DETROIT -- Ford Motor Co. may have too many dealers, but it won't offer a national buyout incentive as a way to winnow its U.S. retail network.
Cisco Codina, group vice president of North American marketing, sales and service, ruled out a national program in an interview with Automotive News.
Although he acknowledged that Ford has too many retailers in some parts of the country, Codina said dealer exits must be handled on a case-by-case basis.
"It can't be any kind of a national program," he said.
"It has to be more of a regional balancing, even down to a city or to a marketplace."
Ford has no target for the number of dealerships that should be cut, Codina said.
The automaker had 4,396 Ford, Lincoln and Mercury stores in the United States at the end of 2005. Those dealerships have suffered with the dramatic slide in Ford's sales and market share.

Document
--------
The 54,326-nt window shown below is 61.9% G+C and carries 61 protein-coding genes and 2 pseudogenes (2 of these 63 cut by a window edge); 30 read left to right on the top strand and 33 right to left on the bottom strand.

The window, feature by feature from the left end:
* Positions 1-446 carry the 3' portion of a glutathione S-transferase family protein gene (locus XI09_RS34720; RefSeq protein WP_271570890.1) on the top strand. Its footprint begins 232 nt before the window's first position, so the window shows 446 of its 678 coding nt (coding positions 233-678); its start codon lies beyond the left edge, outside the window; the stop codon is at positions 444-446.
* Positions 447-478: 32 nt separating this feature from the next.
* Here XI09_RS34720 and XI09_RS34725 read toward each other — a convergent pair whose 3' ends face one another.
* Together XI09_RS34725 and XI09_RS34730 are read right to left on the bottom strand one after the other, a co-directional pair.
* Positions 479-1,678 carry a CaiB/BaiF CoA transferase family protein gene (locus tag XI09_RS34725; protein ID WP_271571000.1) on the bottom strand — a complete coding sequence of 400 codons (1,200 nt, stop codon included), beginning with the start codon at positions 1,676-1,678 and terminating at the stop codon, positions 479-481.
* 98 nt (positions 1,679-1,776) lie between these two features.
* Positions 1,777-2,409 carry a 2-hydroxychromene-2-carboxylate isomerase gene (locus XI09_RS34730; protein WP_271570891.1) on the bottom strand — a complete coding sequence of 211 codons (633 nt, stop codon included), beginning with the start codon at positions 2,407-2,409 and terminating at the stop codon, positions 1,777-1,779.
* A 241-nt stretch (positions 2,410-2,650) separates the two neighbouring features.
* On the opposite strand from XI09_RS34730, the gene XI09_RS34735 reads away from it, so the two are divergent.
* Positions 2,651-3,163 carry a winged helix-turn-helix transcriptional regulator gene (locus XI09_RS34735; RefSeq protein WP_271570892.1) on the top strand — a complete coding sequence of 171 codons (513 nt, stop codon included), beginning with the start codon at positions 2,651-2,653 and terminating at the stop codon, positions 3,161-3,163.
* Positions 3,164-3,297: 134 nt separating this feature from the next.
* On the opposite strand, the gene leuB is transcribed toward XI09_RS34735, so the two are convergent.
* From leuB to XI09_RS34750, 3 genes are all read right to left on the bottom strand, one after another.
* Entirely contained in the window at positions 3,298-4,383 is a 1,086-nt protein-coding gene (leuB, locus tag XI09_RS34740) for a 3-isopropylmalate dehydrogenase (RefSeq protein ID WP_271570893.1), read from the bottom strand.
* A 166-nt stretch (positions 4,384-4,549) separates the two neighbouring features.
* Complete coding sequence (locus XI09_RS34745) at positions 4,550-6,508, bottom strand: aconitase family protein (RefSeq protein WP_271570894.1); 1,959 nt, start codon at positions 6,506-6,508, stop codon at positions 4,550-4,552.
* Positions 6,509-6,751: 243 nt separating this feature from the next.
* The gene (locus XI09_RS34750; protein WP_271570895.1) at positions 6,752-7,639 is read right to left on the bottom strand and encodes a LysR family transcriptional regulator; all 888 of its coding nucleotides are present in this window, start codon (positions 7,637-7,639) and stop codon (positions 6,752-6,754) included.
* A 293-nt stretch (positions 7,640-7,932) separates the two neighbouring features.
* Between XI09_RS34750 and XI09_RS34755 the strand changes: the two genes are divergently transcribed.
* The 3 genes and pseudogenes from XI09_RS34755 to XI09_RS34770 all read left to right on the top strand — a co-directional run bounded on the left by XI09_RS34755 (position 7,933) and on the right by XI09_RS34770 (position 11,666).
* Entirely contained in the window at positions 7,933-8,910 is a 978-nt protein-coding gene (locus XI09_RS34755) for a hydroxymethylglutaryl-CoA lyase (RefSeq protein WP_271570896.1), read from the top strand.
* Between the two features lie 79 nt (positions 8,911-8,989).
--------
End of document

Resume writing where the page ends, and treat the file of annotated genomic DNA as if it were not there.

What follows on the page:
But reducing the size of the network is difficult "because no one wants to sell," Codina said.
A buyout incentive could help convince some dealers that it's time to get out. But Ford can ill-afford a big outlay with its North American automotive unit deep in the red and truck sales worsening.
Ford did offer an incentive program to its smallest dealers from 1999-2004. It involved cash buyouts as high as $125,000, as well as incentives such as the continuation of used-car auction privileges. About 400 dealers resigned their franchises under the program.
In the absence of a similar program, Codina said Ford must work on improving the profitability and retail sales of dealerships. Any reduction in dealer numbers will occur naturally as dealers initiate a departure.
Said Codina: "We're not going to strong-arm anyone into doing something they don't want to do."
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